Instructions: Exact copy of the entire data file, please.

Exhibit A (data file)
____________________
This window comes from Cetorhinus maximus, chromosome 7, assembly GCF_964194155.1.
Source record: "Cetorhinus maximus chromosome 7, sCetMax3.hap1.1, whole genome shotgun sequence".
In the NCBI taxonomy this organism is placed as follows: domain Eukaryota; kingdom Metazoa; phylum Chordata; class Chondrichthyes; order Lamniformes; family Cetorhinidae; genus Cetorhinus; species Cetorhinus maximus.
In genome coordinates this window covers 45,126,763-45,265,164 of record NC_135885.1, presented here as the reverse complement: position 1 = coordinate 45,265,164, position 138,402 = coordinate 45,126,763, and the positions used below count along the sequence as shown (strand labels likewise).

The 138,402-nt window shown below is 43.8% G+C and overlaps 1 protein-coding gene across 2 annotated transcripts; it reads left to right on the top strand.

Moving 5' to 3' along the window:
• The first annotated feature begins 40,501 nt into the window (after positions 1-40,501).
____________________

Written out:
This window comes from Cetorhinus maximus, chromosome 7, assembly GCF_964194155.1.
Source record: "Cetorhinus maximus chromosome 7, sCetMax3.hap1.1, whole genome shotgun sequence".
In the NCBI taxonomy this organism is placed as follows: domain Eukaryota; kingdom Metazoa; phylum Chordata; class Chondrichthyes; order Lamniformes; family Cetorhinidae; genus Cetorhinus; species Cetorhinus maximus.
In genome coordinates this window covers 45,126,763-45,265,164 of record NC_135885.1, presented here as the reverse complement: position 1 = coordinate 45,265,164, position 138,402 = coordinate 45,126,763, and the positions used below count along the sequence as shown (strand labels likewise).

The 138,402-nt window shown below is 43.8% G+C and overlaps 1 protein-coding gene across 2 annotated transcripts; it reads left to right on the top strand.

Moving 5' to 3' along the window:
• The first annotated feature begins 40,501 nt into the window (after positions 1-40,501).